Income Statements:
Variable Cost vs Absorption Cost

Things You Must Know

Introduction to Accounting

Absorption Cost (also called Full Cost)

Includes all product costs as inventory costs: direct materials, direct labor, variable manufacturing overhead and fixed manufacturing overhead, in accordance with GAAP

Variable Cost

Includes direct materials, direct labor and variable manufacturing overhead as inventory costs. Fixed manufacturing overhead is considered a period expense.

Variable Cost is not in accordance with GAAP.

Costs are separated as variable and fixed (cost behavior) which is helpful for internal analysis.


Income Statement Formats:

Absorption Cost: Sorts costs by product and period

– CGS ( DM, DL, FOH + VOH) per unit x units sold
=Gross Profit
– Period Expenses   fixed and variable
=Income Before Tax

Variable Cost: Sorts costs by variable and fixed

– Variable Product Costs (DM + DL + VOH) per unit x units sold
= Product Contribution Margin
– Variable non-manufacturing period expenses per unit x units sold
= Total Contribution Margin
– Fixed Expenses           ALL – including manufacturing overhead
= Income Before Taxes

Variable Costs are shown in total, computed as cost per unit x quantity of units sold

If you are not given the quantity of units sold, you must calculate it as follows:

Beginning Finished Goods Inventory in Units
+ Units Produced This Period
– Ending Finished Goods Inventory in Units
= Quantity of Units Sold

Units sold is equal to total sales dollars divided by sales price per unit

Also use the above formula for determining units produced.
The problem will give you beginning inventory, ending inventory and units sold.
Plug this information into the formula and solve for units produced.


The real difference in the two methods:

Fixed manufacturing overhead costs are treated differently:

Absorption cost:
Fixed MOH is a product cost that becomes part of inventory

Fixed MOH is not expensed until the product is sold

Variable cost
Fixed MOH is a period cost and is treated as if it were ALL incurred regardless of the level of production.

Since inventory costs are not expensed until sold, the two income statements will give different operating income.

The difference in income on the two statements is reconciled:

Units Made
– Units Sold
= Change in Inventory in units
x Fixed Overhead Rate per unit (see below to compute)
= Difference in Income for the two statements

When the change in inventory is negative –
Absorption Income will be lower

When the change in inventory is positive –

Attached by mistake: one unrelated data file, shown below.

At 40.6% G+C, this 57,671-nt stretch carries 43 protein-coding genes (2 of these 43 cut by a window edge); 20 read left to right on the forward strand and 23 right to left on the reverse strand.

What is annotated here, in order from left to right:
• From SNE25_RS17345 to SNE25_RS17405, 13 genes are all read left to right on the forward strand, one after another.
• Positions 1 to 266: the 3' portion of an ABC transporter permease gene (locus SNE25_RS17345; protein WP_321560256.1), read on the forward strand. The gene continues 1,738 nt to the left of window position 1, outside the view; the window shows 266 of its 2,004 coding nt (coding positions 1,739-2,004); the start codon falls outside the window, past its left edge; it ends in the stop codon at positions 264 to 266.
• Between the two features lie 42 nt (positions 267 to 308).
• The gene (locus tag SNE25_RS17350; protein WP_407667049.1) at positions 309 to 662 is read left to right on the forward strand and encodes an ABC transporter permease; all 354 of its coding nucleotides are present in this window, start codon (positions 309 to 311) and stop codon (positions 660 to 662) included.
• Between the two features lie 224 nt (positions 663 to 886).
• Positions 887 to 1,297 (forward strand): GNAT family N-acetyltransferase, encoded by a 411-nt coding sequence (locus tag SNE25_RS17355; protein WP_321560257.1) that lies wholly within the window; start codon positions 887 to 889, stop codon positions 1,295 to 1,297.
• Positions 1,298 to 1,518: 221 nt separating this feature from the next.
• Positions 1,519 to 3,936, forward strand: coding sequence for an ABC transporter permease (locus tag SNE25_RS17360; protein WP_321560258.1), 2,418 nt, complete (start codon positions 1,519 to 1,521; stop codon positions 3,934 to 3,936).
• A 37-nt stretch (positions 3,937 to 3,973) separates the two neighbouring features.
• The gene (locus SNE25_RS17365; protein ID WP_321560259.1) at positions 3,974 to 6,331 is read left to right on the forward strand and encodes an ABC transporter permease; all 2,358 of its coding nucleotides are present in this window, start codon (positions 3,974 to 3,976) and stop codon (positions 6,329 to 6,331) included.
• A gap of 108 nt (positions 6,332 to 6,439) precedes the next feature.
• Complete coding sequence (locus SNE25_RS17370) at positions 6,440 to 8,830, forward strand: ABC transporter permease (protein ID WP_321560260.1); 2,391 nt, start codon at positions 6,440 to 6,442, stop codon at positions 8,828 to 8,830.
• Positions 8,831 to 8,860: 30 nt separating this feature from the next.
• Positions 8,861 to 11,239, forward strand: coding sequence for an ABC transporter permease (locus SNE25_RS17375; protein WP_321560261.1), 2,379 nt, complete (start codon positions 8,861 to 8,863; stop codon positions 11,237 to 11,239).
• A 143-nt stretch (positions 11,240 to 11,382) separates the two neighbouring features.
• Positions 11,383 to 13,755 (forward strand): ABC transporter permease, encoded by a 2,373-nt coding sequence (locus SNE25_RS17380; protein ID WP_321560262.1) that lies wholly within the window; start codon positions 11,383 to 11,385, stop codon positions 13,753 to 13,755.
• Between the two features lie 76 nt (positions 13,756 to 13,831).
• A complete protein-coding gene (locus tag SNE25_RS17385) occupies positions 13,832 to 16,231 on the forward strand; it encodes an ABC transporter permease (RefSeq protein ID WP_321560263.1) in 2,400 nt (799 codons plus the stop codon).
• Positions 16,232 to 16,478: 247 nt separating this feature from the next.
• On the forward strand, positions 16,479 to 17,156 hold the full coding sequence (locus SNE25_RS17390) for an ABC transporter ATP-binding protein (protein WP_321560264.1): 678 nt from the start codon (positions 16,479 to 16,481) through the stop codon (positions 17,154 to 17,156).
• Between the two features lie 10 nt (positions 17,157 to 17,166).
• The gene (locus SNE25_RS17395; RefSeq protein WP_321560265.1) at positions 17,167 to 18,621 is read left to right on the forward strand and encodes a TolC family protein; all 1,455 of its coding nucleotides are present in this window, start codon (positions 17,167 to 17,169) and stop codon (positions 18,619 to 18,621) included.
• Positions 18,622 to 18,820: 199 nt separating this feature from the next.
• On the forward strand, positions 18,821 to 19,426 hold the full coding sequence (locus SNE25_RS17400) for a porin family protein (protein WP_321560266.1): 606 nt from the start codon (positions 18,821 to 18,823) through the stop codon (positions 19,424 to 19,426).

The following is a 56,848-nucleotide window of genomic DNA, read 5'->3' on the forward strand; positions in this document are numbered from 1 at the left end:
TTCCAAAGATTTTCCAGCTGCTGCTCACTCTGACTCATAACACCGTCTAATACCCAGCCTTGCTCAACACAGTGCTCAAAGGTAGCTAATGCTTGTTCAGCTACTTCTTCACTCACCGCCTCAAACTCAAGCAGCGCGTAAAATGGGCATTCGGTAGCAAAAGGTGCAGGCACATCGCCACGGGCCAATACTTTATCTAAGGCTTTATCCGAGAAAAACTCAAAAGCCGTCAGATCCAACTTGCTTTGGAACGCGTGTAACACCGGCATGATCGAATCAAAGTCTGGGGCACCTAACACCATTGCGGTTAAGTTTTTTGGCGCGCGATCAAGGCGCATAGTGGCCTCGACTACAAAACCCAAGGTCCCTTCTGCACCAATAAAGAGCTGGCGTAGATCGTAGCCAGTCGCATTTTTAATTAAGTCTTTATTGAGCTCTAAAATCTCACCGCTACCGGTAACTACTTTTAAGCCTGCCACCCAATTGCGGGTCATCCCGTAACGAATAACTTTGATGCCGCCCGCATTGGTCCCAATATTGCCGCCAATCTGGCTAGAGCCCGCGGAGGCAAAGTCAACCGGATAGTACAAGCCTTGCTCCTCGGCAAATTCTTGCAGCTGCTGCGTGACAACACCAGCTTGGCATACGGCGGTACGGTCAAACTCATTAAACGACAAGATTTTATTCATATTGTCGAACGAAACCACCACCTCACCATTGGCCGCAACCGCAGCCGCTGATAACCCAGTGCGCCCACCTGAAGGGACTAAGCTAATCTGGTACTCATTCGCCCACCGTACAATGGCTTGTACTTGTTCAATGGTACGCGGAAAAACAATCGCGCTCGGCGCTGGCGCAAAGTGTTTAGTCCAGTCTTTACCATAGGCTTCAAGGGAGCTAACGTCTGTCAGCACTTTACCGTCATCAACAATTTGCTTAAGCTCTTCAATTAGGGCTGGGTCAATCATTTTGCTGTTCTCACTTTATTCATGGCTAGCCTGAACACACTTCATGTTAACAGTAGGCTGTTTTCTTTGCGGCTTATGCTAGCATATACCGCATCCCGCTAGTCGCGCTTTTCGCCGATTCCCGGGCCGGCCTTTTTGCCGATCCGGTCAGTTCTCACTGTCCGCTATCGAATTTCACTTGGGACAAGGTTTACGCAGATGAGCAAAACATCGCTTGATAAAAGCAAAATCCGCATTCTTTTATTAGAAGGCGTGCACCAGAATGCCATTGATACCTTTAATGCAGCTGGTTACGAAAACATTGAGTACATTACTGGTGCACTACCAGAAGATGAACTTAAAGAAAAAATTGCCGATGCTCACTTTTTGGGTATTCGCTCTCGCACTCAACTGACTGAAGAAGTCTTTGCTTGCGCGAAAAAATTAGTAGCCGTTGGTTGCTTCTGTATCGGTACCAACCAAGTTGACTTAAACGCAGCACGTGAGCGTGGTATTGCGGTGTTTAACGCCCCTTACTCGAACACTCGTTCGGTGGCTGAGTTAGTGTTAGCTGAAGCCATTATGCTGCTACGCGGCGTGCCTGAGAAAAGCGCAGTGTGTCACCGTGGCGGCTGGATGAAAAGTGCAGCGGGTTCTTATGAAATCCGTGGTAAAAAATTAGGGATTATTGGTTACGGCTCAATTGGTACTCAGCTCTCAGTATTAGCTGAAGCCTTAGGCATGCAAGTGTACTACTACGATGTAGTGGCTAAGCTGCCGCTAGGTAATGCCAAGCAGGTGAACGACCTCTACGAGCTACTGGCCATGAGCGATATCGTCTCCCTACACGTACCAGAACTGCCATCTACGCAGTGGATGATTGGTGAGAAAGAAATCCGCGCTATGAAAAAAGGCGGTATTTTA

Absorption Income will be higher

Income will be the same on both statements when –
units produced = units sold


Calculate the Fixed Overhead Rate Per Unit:

Total Fixed Manufacturing Overhead $
             Total Units Produced

Compute total numbers for each income statement:

Variable Cost:

All total variable costs are calculated as:

Variable cost per unit x number of units sold = total variable cost $

All fixed costs, including manufacturing overhead are reported on the income statement at the given amount.

Absorption Cost:

All variable costs are calculated as:

Variable cost per unit x number of units sold = total variable cost $

Fixed overhead is converted to a cost per unit using the above formula, and the total FOH in cost of goods sold is:

FOH $ per unit x units sold this period

All fixed costs, except manufacturing overhead, are reported on the income statement at the given total amount

Variable Cost Income Statement:

Is not affected by changes in inventory

Is used for internal reporting. Does not meet GAAP requirements – under GAAP product costs are not expensed in the period incurred, they become inventory. Variable cost expenses fixed manufacturing overhead.

Gives operating income that is closer to cash flows

Works well with cost volume profit analysis because all product costs are variable costs and all costs are sorted as variable or fixed

Treats fixed manufacturing overhead as a period cost because it is viewed as if it were all incurred no matter how many units were produced and it would all be incurred if only one unit was produced

Absorption Cost Income Statement:

Income increases as production increases and decreases as production decreases. Fixed manufacturing overhead costs go to the balance sheet when incurred and are not expensed until sold.

Managers can manipulate income by changing the number of units produced
Producing more products gives a higher income.

Cost of goods sold consists of all product costs, fixed and variable.

Use a different format for each (see above), however, all amounts will be the same on both statements with the exception of fixed manufacturing overhead.


The classification of costs under absorption cost and variable cost:

Fixed manufacturing overhead is the only difference


Treated as product cost:
Becomes inventory
Direct materials
Direct Labor
Variable M O/H
Fixed M O/H
Direct materials
Direct labor
Variable M O/H
Treated as period expense: Selling Selling
Expensed as incurred General & Admin General & Admin
Fixed M O/H